Probably the most important information that can be obtained from this letter is in the final paragraph. It contains The Netherlands’ intentions in this area, which resemble those of Great Britain:

  • Creation of a Cyber Defence doctrine and implementation of a strategy;
  • Development of a Cyber Incident Responce strategy;
  • Investigation of Cyber Intelligence Gathering and the legal ramifications thereof;
  • Establishment of bilateral communications and best practices with NATO and the CCDCOE in Tallinn, Estonia

Compared to what has been released by the Dutch government on this topic, its a lot of information that suddenly became available. As a concerned Dutch citizen, I am very happy to see that this threat is finally addressed. With the dependency on technology growing every day, cyber security will continue to grow in importance along with it. If we do not work towards creating a safer cyberspace now, the consequences could be dire.

“Threat of cyber war is overhyped” – Bruce Schneier

Bruce SchneierThis month’s Ostrich Award would have to go to Bruce Schneier for his opinion piece on CNN.com. In it, he states that he’s seeing  a power struggle in the US government about who’s in charge of Cyber Security. In a surprizingly anti-establishment departure from his normally so levelheaded approach, he surmises that there’s some kind of goldrush going on that the Military is winning. By continuously beating the war drums, says Schneier, the Internet may become militarized and we can infer by this rhetoric that “citizens lose” when that happens. However: what he’s really seeing is the various branches of the armed forces rushing to finally defend the networks they were already supposed to be defending.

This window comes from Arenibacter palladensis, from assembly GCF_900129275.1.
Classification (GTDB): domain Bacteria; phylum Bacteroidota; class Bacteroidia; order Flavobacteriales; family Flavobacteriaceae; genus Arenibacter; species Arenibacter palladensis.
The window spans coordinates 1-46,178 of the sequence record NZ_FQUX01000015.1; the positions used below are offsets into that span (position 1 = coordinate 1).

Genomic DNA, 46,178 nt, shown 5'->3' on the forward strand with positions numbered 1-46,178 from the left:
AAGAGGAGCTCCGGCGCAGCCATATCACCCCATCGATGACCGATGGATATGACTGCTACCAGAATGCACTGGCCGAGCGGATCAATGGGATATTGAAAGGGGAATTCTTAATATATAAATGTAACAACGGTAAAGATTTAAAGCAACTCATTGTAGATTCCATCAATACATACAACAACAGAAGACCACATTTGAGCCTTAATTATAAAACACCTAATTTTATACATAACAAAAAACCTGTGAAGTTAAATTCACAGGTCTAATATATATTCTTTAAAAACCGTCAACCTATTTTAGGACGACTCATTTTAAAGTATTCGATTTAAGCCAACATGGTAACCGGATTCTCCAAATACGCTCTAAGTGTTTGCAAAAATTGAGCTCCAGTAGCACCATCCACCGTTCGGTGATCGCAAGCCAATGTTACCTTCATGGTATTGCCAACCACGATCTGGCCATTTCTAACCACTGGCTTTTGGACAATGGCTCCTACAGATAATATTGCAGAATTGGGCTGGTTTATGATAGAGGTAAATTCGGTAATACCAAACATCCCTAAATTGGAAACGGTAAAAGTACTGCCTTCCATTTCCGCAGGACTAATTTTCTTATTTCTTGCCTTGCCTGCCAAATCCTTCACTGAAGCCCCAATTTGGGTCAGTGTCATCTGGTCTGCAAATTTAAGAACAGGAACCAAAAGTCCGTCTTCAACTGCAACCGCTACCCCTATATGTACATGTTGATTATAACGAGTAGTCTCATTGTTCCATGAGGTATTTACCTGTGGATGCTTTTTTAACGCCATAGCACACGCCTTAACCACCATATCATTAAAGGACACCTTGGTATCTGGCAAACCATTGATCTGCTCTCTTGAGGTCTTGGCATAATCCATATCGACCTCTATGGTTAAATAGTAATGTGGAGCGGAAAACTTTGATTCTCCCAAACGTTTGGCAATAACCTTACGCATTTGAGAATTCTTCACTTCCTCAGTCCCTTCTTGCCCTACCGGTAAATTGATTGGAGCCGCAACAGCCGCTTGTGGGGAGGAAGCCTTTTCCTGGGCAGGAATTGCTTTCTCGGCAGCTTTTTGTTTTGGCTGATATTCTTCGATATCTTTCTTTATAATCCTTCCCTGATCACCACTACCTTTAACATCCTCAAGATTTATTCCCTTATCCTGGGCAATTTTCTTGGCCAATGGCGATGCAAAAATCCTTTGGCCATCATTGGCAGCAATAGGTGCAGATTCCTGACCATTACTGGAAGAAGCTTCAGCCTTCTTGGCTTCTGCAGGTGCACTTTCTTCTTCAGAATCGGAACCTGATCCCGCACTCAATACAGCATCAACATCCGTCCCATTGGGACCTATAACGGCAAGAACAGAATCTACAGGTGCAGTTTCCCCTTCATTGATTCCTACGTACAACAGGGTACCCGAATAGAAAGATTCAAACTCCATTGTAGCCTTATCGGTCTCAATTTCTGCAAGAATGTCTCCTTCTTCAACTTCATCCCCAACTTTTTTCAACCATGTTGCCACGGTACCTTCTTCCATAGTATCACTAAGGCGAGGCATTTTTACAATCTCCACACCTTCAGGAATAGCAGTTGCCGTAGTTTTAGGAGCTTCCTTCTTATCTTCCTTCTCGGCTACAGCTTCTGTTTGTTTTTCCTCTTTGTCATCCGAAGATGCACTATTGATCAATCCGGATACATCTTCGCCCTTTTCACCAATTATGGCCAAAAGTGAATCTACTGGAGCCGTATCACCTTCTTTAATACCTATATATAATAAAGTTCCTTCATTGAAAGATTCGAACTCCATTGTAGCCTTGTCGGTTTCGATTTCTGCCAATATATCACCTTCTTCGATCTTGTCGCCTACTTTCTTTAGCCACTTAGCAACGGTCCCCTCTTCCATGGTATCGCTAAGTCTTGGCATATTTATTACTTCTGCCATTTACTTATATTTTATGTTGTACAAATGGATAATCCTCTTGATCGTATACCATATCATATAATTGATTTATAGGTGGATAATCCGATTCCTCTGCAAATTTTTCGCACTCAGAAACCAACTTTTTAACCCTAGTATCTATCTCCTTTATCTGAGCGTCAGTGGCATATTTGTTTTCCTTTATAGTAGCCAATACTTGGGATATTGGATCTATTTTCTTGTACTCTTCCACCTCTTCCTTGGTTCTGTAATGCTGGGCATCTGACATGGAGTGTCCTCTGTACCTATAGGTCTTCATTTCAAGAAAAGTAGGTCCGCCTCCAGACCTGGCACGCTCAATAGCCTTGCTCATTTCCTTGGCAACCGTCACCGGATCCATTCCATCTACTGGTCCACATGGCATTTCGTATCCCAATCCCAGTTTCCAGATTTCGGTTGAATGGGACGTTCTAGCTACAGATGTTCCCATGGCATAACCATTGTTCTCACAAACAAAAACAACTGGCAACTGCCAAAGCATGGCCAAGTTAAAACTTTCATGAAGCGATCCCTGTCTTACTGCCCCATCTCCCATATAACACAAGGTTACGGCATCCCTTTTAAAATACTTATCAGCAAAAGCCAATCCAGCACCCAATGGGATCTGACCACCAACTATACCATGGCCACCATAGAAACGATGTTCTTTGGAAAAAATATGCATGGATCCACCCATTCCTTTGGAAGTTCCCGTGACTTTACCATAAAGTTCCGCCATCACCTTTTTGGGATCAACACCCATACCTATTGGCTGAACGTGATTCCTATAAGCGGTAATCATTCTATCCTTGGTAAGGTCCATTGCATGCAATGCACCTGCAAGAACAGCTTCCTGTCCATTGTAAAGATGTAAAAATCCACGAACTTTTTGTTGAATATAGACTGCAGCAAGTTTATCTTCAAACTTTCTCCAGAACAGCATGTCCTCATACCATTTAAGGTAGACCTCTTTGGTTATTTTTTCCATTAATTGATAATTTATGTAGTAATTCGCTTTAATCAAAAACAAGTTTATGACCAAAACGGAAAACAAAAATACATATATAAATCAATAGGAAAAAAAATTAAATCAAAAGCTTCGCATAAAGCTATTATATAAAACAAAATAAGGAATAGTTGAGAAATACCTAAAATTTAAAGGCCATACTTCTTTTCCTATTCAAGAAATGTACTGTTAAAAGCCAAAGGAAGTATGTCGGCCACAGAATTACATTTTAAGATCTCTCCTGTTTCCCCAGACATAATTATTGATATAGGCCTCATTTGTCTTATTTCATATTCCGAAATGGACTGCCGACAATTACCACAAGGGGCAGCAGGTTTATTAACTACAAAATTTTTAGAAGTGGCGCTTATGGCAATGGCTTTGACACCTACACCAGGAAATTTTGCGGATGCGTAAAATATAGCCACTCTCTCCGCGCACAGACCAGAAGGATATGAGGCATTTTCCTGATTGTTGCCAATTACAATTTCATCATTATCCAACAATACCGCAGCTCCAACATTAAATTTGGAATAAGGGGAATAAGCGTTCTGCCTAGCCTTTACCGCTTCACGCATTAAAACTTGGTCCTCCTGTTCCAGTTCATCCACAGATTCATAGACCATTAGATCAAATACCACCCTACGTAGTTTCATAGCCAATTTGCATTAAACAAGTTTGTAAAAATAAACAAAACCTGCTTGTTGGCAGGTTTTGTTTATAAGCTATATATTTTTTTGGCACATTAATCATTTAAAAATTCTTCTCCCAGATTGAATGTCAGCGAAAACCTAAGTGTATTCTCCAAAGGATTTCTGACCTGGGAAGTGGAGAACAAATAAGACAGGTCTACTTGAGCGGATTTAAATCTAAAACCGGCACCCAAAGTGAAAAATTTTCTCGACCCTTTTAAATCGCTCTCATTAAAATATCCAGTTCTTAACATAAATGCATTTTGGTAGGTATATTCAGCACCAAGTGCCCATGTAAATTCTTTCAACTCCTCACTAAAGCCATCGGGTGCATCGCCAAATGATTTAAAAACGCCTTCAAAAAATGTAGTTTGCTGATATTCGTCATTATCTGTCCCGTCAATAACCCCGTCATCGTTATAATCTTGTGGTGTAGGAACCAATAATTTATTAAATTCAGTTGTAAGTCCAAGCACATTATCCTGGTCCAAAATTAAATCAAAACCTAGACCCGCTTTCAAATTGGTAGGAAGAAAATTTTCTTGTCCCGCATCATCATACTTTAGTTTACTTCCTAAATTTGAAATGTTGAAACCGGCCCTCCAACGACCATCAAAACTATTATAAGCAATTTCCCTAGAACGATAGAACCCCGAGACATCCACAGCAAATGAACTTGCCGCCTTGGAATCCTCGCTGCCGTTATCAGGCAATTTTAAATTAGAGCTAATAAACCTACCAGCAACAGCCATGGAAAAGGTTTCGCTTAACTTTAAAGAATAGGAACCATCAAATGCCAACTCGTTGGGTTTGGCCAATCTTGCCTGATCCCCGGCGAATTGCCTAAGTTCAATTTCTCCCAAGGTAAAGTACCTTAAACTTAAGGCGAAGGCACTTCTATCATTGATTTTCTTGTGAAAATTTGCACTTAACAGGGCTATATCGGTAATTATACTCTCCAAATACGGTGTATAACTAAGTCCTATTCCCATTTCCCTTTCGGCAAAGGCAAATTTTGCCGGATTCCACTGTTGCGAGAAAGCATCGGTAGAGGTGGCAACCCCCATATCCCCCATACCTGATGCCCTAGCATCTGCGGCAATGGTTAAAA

His article quotes people like Richard Clarke, General Keith Alexander and NSA Director Mike McConnell whom, according to Schneier, have all been actively hyping the dangers of cyber war just to get a leg up for their respective agencies. In a dangerous demonstration of sticking one’s head firmly in the sand, he goes on to point out that what we’ve seen so far is nothing but a little cyber espionage and little kids playing ‘hackerz’ on the internet. Sadly, by doing so he is dismissing the overwhelming evidence out there of the state-level involvement by multiple countries with the planting of logic bombs in national power grids (not just in the US) to what is seen by the military as ‘preparing the battlefield’. He also essentially dismisses cyber espionage being an act of war because we can’t properly attribute it, even though we’re seeing a massive exfiltration of data in virtually all fields (military, commercial and political). No reasonable person would consider it a minor infraction if this had been done by spies in the field – attributed or not. Apparently, the fact that its ‘only digital’ espionage makes it harmless.

Schneier concludes that this whole beating of the war drums reinforces the notion that we’re vulnerable. Well Yes Bruce, have you considered that this might be that its because you are? Really, you should do a little more research about discovered breaches into armed forces networks (SIPRNET et al) and critical infrastructure networks before writing this stuff. There are tons of articles out there that would further discredit your opinion piece on CNN. You could also go ahead and pick up a few books like Richard Stiennon’s Surviving Cyber War or Jeffrey Carr’s Inside Cyber Warfare. Hell, even Richard Clarke’s Cyber War contains some interesting stuff that you can actually go out and validate yourself.

If nothing else, you could go by the notion that if something is possible, you can bet that someone is doing it.